John Stuermer, who has been the executive director of the Hamilton County 9-1-1 Emergency Communications District since 2004, has announced his intention to retire, effective Dec. 13. The District’s Board of Directors chose the current operations director, Jeff Carney, to serve as acting executive director, starting Dec. 1, while a search is conducted to select a permanent executive director.
Mr. Stuermer has an extensive history in emergency services in Hamilton County. In 1977, he joined the Chattanooga Police Department and moved up the ranks from patrol officer to supervisor of the special investigations unit and internal affairs. He retired with 27 years of service as captain in command of major investigations and the information center.
In 2004, Mr. Stuermer was selected to be the executive director of the Hamilton County 9-1-1 Emergency Communications District, which is more commonly referred to as the Hamilton County 9-1-1 Center. “We started off with six employees,” said Mr. Stuermer, reflecting on his long career with the 9-1-1 Center. “We managed the routing of 9-1-1 calls to public safety agencies, providing a county-wide computer aided dispatch (CAD) system, but it was only the beginning.”
In 2006, Mr. Stuermer was tasked with managing the effort to unify emergency communications services in Hamilton County, which culminated with the establishment of a county-wide unified emergency communications center in 2009, under the management of the emergency communications district. The unified Hamilton County 9-1-1 Center now has 175 budgeted positions and provides all call taking and dispatch services for all public safety agencies in the county, with the exception of Lookout Mountain and Soddy Daisy.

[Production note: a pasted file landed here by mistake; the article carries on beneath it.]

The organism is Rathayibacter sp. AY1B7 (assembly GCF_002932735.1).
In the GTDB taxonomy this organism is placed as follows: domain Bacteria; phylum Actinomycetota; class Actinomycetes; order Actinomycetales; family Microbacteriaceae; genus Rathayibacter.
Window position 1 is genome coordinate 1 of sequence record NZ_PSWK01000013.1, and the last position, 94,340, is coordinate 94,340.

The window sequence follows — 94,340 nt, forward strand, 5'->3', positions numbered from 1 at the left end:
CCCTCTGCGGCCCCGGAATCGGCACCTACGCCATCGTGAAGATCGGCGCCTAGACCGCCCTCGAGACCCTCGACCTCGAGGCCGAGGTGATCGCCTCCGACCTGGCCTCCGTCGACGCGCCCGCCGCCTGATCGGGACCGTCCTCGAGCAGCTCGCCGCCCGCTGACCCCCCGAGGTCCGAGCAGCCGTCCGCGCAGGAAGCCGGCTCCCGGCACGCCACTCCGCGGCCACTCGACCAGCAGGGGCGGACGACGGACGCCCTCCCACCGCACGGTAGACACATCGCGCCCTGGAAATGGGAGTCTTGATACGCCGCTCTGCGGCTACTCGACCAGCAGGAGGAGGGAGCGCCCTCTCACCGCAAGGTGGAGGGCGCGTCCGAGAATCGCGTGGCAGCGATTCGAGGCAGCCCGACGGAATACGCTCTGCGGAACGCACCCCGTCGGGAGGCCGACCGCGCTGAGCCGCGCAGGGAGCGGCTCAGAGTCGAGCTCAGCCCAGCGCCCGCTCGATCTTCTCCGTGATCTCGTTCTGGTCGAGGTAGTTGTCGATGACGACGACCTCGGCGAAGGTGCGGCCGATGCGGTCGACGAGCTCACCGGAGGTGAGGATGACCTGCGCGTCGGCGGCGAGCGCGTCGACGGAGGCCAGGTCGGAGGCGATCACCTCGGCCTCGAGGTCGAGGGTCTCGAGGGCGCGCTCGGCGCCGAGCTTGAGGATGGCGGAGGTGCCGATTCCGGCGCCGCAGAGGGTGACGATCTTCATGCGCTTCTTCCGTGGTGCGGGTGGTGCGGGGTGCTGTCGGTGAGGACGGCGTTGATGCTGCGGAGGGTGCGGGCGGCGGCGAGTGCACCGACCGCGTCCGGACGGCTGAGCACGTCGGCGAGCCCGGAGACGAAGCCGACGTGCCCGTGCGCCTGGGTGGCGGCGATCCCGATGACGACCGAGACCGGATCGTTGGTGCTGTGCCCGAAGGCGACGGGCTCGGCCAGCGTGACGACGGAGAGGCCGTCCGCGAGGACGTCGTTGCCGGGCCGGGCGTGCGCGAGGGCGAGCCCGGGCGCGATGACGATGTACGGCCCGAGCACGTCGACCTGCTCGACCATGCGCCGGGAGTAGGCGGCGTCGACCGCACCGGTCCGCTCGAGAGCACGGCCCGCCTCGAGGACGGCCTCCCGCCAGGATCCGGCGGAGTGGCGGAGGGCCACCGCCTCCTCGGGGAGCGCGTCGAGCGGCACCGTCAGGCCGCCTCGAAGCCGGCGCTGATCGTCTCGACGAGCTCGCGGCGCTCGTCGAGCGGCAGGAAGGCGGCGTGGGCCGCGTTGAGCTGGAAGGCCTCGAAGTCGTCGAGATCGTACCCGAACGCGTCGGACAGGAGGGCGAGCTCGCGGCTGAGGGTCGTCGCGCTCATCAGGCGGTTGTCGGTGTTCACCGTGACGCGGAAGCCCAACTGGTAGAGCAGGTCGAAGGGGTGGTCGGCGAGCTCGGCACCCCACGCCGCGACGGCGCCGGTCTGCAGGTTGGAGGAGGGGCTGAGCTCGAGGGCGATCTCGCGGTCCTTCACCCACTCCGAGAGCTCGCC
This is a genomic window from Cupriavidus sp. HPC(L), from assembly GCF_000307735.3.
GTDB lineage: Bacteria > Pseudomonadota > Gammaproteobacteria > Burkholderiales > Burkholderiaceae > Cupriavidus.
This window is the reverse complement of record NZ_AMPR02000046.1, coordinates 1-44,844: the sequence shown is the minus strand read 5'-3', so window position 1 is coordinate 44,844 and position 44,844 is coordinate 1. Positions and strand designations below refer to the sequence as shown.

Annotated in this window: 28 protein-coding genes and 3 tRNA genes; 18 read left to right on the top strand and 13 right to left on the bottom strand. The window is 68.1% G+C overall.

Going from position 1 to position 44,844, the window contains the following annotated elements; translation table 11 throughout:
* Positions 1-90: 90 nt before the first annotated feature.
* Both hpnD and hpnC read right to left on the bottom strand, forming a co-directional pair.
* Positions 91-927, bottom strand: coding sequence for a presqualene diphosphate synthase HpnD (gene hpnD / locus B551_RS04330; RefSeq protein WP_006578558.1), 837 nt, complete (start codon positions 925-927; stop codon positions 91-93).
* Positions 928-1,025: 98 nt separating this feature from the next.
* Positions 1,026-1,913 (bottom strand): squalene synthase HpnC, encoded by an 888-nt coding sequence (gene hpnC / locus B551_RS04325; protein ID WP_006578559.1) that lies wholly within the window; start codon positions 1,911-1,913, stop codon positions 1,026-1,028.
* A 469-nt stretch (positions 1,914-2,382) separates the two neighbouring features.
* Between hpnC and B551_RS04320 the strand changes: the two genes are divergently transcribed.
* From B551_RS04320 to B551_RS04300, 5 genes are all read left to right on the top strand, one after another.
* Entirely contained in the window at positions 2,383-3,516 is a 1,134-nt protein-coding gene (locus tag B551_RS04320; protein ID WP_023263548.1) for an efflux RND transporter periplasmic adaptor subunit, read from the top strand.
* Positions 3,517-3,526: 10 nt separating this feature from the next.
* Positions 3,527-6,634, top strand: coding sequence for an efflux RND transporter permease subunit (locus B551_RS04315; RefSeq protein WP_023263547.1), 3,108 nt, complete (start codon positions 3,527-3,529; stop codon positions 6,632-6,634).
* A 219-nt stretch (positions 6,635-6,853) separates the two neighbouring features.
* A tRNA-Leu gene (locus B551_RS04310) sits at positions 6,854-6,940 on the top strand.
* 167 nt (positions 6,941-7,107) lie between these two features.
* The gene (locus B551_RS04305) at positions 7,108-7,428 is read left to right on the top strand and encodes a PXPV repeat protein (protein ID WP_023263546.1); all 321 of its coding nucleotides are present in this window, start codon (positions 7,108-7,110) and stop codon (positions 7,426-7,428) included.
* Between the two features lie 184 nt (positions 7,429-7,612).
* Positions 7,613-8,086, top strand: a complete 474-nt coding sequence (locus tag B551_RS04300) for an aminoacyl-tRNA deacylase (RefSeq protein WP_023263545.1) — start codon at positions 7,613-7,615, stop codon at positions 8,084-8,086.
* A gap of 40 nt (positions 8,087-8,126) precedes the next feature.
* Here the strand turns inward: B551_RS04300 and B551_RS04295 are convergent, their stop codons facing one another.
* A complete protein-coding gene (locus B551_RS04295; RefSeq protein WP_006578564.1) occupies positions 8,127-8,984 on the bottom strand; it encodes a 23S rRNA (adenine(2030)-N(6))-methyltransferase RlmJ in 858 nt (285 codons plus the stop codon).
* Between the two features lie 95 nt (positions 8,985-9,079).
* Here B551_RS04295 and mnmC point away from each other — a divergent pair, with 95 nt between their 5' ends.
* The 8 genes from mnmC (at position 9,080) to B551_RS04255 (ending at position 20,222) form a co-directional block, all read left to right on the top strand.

“One of the many advantages of unification is the interoperability and continuity of services it provides to all agencies,” said Mr. Stuermer. “We’re all in the same room and can communicate seamlessly across all agencies.” That continuity was really put to the test when big incidents occurred, such as the tornado touchdowns in 2011 and the terrorist attack in 2015. “As you can imagine, the call load goes through the roof with events like that,” said Mr. Stuermer, “but our telecommunicators, working to serve all of Hamilton County, worked together flawlessly in taking the calls and dispatching first responders across multiple agencies. They do an outstanding job and I’m extremely proud of them!”
There was another good reason for unification. “We were asked to look into unification because thousands of 9-1-1 calls were being abandoned or answered late, far beyond the established time standard for answering 9-1-1 calls,” said Mr. Stuermer. “The standard for emergency communication centers is to answer 95% of all 9-1-1 calls within 10 seconds. We are greatly exceeding those standards, answering all calls, 9-1-1 and non-emergency, on the average within four seconds.”